ia64/xen-unstable

changeset 2796:30421f550824

bitkeeper revision 1.1159.144.3 (41856143dZVCH2lFdy1jbtLSuhMowA)

minor
author iap10@labyrinth.cl.cam.ac.uk
date Sun Oct 31 22:03:47 2004 +0000 (2004-10-31)
parents a6f8c872cf01
children 0b62fc951ef8
files BitKeeper/etc/ignore README
line diff
     1.1 --- a/BitKeeper/etc/ignore	Sun Oct 31 21:54:34 2004 +0000
     1.2 +++ b/BitKeeper/etc/ignore	Sun Oct 31 22:03:47 2004 +0000
     1.3 @@ -24,7 +24,7 @@ install
     1.4  install/*
     1.5  linux-*-xen0/*
     1.6  linux-*-xenU/*
     1.7 -linux-xen-sparse
     1.8 +pristine-*
     1.9  netbsd-*-xen0
    1.10  netbsd-*-xenU
    1.11  netbsd-*-tools
     2.1 --- a/README	Sun Oct 31 21:54:34 2004 +0000
     2.2 +++ b/README	Sun Oct 31 22:03:47 2004 +0000
     2.3 @@ -17,7 +17,7 @@ About the Xen Virtual Machine Monitor
     2.4  
     2.5  "Xen" is a Virtual Machine Monitor (VMM) originally developed by the
     2.6  Systems Research Group of the University of Cambridge Computer
     2.7 -Laboratory, as part of the UK-EPSRC funded XenoServers project. 
     2.8 +Laboratory as part of the UK-EPSRC funded XenoServers project. 
     2.9  
    2.10  The XenoServers project aims to provide a "public infrastructure for
    2.11  global distributed computing", and Xen plays a key part in that,
    2.12 @@ -32,9 +32,7 @@ Xen has since grown into a project in it
    2.13  investigate interesting research issues regarding the best techniques
    2.14  for virtualizing resources such as the CPU, memory, disk and network.
    2.15  The project has been bolstered by support from Intel Research
    2.16 -Cambridge, and HP Labs, who are now working closely with us. We're
    2.17 -also in receipt of support from Microsoft Research Cambridge to port
    2.18 -Windows XP to run on Xen.
    2.19 +Cambridge, and HP Labs, who are now working closely with us. 
    2.20  
    2.21  Xen enables multiple operating system images to execute concurrently 
    2.22  on the same hardware with very low performance overhead --- much lower
    2.23 @@ -55,43 +53,37 @@ and performance is contained in our Octo
    2.24  at http://www.cl.cam.ac.uk/netos/papers/2003-xensosp.pdf
    2.25  [update: work to port Xen to x86_64 and IA64 is underway]
    2.26  
    2.27 -Five different operating systems have been ported to run on Xen: 
    2.28 -Linux 2.4/2.6, Windows XP, NetBSD, FreeBSD and Plan 9.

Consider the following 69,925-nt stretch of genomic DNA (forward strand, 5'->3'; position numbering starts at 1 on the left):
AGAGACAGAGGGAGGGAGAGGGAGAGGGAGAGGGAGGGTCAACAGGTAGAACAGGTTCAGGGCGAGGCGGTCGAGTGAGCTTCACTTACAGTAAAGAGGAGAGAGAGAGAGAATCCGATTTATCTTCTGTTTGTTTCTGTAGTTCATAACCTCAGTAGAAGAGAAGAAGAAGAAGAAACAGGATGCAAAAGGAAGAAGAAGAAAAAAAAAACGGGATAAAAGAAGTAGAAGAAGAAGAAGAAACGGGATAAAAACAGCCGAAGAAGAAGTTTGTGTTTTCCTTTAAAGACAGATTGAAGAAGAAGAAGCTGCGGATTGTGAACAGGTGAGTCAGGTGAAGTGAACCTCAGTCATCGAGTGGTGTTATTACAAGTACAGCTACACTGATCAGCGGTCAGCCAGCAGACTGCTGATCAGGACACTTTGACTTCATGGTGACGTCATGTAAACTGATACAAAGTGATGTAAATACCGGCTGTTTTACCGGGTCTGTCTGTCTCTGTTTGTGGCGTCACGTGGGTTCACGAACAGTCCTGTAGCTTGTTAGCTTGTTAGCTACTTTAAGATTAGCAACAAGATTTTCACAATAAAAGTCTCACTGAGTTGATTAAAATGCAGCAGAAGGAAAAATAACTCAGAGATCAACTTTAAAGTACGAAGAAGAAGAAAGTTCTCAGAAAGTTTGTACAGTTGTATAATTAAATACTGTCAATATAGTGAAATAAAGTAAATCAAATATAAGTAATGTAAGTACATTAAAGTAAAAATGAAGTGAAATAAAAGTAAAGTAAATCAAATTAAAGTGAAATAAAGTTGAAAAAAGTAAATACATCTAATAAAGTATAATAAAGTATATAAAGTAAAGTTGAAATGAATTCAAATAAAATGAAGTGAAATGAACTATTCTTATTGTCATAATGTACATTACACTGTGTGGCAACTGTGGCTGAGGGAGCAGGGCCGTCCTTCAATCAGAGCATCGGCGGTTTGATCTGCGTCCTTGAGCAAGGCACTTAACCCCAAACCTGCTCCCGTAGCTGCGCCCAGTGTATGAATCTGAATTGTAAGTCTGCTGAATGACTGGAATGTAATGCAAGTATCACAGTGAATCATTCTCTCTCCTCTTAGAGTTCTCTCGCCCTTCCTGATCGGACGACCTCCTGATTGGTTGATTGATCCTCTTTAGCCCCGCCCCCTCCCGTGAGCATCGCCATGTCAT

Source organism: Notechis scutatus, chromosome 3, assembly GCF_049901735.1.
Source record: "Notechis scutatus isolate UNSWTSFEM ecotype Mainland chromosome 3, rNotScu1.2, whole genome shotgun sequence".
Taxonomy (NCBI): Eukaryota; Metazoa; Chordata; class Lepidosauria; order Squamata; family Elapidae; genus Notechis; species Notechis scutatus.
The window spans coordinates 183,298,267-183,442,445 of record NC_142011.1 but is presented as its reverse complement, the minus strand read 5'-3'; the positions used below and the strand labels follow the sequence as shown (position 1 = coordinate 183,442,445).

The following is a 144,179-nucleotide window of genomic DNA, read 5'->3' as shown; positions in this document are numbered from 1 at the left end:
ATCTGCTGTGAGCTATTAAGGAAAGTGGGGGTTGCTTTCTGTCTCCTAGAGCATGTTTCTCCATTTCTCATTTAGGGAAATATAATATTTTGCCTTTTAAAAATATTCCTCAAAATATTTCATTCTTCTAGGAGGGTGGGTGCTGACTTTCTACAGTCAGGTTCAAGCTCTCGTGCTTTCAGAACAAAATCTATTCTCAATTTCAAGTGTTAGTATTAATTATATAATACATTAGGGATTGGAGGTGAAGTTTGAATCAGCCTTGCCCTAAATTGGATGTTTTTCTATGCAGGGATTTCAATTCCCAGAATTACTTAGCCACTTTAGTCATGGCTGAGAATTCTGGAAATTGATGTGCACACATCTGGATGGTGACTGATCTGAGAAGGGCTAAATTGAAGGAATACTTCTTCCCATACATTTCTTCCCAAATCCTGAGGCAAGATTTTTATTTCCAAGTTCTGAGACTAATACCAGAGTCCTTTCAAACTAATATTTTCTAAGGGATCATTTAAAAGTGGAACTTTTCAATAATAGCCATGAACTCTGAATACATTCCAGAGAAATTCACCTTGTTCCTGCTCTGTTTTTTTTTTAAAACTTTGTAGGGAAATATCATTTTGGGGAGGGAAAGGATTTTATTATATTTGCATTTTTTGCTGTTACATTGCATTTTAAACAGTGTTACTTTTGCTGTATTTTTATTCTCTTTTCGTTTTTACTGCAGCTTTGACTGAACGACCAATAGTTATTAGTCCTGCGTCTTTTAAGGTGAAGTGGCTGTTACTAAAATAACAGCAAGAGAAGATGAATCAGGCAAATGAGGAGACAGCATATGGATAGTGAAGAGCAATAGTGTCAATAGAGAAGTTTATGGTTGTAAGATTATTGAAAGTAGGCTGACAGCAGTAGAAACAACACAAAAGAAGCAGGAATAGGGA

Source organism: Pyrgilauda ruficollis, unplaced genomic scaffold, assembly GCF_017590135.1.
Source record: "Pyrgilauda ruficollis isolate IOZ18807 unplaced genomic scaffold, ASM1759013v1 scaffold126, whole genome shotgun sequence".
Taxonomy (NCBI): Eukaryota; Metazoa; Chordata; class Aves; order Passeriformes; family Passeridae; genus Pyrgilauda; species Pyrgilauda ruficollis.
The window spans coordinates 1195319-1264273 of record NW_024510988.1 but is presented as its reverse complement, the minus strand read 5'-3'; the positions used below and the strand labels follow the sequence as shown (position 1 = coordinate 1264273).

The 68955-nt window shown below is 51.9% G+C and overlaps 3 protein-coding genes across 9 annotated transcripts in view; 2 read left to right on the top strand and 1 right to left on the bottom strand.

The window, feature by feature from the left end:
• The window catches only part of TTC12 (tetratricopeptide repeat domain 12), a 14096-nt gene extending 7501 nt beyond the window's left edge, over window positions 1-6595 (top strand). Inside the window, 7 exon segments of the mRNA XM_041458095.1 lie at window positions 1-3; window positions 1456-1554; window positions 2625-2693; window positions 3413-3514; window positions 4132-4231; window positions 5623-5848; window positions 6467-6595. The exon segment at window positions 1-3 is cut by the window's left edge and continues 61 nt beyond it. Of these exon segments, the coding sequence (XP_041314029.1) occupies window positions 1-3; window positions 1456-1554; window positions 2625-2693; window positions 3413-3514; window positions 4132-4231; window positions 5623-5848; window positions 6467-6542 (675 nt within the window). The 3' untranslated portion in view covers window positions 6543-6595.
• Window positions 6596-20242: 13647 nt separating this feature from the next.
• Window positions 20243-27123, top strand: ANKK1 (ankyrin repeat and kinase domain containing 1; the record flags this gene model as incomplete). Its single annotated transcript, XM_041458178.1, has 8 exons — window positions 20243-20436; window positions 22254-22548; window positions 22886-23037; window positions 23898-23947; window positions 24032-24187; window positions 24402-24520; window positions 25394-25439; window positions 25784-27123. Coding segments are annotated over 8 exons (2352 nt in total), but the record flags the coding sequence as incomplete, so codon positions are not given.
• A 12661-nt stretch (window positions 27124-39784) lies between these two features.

2.29 +To date five different operating systems have been ported to run on
    2.30 +Xen 2.0: Linux 2.4/2.6, NetBSD, FreeBSD and Plan 9.
    2.31  
    2.32 -The Linux 2.4 port (currently Linux 2.4.26) works very well -- we
    2.33 -regularly use it to host complex applications such as PostgreSQL,
    2.34 -Apache, BK servers etc. It runs every user-space applications we've
    2.35 -tried.  We refer to our version of Linux ported to run on Xen as
    2.36 -"XenLinux", although really it's just standard Linux ported to a new
    2.37 -virtual CPU architecture that we call xen-x86.
    2.38 +The Linux 2.4 and 2.6 ports works very well -- we regularly use them
    2.39 +to host complex applications such as PostgreSQL, Apache, BK servers
    2.40 +etc. It runs every user-space applications we've tried.  We refer to
    2.41 +our version of Linux ported to run on Xen as "XenLinux", although
    2.42 +really it's just standard Linux ported to a new virtual CPU
    2.43 +architecture that we call xen-x86.
    2.44  
    2.45  NetBSD has been ported to Xen by Christian Limpach, and will hopefully
    2.46  soon become part of the standard release. Work on a FreeBSD port has
    2.47  been started by Kip Macy, and we hope to see this complete for the 2.0
    2.48  release. Ron Minnich has been working on Plan 9.
    2.49  
    2.50 -The Windows XP port is nearly finished. It's running user space
    2.51 -applications and is generally in pretty good shape thanks to some hard
    2.52 -work by a team over the summer.  Of course, there are issues with
    2.53 -releasing this code to others.  We should be able to release the